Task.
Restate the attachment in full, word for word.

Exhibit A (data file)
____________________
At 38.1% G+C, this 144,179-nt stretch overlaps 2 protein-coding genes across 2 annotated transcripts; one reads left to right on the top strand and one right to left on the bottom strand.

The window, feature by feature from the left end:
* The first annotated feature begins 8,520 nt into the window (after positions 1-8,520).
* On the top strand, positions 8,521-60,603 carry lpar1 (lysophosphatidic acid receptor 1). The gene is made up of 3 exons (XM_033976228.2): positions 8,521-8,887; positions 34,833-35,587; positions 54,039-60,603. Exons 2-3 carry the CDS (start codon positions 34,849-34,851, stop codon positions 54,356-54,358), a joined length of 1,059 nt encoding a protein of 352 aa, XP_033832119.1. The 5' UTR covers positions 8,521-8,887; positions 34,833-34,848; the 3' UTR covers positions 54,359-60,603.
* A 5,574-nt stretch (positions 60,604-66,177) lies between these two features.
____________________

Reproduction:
At 38.1% G+C, this 144,179-nt stretch overlaps 2 protein-coding genes across 2 annotated transcripts; one reads left to right on the top strand and one right to left on the bottom strand.

The window, feature by feature from the left end:
* The first annotated feature begins 8,520 nt into the window (after positions 1-8,520).
* On the top strand, positions 8,521-60,603 carry lpar1 (lysophosphatidic acid receptor 1). The gene is made up of 3 exons (XM_033976228.2): positions 8,521-8,887; positions 34,833-35,587; positions 54,039-60,603. Exons 2-3 carry the CDS (start codon positions 34,849-34,851, stop codon positions 54,356-54,358), a joined length of 1,059 nt encoding a protein of 352 aa, XP_033832119.1. The 5' UTR covers positions 8,521-8,887; positions 34,833-34,848; the 3' UTR covers positions 54,359-60,603.
* A 5,574-nt stretch (positions 60,604-66,177) lies between these two features.